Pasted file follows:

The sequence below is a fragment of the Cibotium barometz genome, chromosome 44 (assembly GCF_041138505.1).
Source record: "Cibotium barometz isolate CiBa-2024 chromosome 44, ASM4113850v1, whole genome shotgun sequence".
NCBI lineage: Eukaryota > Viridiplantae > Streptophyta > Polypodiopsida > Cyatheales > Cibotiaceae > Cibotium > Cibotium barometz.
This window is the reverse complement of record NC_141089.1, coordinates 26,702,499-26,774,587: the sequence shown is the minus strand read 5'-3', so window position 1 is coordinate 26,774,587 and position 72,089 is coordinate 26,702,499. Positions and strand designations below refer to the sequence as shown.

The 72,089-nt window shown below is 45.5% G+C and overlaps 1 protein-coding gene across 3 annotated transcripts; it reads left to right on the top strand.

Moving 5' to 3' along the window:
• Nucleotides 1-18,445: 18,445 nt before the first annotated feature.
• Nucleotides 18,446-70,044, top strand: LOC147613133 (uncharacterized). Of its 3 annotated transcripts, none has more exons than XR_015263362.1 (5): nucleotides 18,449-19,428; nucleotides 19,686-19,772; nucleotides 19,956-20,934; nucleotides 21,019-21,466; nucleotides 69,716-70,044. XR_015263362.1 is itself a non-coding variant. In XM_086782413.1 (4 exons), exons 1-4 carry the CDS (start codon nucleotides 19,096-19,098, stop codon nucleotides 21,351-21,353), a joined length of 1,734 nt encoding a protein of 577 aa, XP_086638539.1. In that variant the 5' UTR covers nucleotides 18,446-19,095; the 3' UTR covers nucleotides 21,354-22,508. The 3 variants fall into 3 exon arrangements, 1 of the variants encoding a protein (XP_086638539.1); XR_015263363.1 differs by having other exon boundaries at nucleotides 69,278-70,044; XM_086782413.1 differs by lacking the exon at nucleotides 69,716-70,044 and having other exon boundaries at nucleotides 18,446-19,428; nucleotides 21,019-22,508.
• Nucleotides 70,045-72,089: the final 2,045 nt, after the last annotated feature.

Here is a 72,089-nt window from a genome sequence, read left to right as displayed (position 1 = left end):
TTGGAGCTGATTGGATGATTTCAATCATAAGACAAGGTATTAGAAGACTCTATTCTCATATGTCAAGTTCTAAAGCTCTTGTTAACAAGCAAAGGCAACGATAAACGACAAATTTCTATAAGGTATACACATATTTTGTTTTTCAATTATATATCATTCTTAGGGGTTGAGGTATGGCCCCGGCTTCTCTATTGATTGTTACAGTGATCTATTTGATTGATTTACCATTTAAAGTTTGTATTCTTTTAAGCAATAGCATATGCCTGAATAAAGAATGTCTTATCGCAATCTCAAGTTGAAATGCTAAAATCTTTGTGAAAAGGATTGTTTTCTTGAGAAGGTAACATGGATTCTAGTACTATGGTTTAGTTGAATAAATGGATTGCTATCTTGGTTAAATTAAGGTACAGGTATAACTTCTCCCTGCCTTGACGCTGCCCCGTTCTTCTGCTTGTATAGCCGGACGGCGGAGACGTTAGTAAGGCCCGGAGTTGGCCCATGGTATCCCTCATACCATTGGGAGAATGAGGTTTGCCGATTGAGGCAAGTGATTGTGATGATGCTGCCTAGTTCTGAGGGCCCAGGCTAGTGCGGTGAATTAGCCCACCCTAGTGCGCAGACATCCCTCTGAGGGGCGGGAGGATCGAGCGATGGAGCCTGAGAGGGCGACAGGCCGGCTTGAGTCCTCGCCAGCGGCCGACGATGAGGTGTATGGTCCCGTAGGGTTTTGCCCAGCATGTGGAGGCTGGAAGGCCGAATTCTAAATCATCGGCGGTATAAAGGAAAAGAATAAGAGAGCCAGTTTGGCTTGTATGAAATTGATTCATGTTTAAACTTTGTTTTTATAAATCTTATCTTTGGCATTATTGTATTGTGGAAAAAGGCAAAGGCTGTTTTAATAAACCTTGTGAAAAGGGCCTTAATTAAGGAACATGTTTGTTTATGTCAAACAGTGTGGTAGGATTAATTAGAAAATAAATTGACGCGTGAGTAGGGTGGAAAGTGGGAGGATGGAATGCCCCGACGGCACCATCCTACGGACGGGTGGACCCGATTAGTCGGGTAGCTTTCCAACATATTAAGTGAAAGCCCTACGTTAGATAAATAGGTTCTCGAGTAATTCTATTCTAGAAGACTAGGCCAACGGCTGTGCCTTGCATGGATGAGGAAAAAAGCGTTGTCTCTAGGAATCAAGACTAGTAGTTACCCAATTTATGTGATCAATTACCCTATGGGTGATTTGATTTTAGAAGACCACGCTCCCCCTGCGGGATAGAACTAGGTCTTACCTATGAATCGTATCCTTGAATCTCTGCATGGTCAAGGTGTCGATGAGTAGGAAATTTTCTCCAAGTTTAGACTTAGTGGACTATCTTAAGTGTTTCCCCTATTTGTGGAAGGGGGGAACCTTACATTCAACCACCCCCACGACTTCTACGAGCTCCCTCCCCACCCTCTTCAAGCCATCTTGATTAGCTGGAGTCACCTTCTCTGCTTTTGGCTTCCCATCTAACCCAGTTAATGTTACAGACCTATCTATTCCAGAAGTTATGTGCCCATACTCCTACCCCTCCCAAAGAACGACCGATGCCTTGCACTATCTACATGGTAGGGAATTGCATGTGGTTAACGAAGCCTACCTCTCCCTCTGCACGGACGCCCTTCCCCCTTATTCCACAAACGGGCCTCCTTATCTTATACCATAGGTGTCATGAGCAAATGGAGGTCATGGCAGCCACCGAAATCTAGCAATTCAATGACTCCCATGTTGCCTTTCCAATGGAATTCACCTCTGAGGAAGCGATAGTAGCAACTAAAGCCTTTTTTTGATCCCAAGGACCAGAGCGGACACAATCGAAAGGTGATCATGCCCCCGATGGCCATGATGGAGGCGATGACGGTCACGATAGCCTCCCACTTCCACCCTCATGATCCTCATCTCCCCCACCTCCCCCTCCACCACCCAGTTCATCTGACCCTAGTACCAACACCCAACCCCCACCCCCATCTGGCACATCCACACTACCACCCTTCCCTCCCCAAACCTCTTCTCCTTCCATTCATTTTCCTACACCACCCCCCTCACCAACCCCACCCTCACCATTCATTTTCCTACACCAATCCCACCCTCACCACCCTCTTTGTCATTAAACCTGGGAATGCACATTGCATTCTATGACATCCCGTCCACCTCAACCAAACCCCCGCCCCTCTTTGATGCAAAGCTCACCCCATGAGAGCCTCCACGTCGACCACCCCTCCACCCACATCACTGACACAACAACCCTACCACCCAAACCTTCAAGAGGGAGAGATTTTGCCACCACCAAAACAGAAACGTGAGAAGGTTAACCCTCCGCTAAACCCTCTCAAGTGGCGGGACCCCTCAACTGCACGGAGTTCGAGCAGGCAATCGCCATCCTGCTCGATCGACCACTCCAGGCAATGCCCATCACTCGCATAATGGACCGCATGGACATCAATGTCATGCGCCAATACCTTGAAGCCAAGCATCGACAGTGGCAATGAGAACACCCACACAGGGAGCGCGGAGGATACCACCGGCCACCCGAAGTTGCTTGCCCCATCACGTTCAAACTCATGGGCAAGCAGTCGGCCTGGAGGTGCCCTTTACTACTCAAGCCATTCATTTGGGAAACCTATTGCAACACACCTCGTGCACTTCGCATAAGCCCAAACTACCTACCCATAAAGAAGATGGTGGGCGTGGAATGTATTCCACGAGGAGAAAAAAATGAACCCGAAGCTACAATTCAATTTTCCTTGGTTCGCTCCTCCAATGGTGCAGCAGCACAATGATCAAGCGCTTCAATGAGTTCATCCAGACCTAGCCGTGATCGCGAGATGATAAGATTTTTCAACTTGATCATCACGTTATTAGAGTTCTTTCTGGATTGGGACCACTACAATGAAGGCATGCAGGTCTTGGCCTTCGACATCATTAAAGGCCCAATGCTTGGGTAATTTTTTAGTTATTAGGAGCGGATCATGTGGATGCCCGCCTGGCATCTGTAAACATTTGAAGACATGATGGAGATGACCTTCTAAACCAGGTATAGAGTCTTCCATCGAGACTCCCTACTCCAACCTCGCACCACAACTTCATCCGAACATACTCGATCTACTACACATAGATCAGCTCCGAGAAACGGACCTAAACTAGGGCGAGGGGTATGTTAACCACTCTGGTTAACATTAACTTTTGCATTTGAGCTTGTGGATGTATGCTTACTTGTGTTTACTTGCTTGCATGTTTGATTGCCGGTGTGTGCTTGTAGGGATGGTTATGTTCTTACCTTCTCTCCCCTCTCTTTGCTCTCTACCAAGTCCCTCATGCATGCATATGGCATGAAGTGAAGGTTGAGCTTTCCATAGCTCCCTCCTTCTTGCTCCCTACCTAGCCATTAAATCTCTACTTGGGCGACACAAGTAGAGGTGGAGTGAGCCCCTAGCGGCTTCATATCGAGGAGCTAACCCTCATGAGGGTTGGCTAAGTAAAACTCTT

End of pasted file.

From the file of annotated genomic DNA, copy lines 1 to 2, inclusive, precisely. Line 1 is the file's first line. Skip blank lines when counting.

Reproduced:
The sequence below is a fragment of the Cibotium barometz genome, chromosome 44 (assembly GCF_041138505.1).
Source record: "Cibotium barometz isolate CiBa-2024 chromosome 44, ASM4113850v1, whole genome shotgun sequence".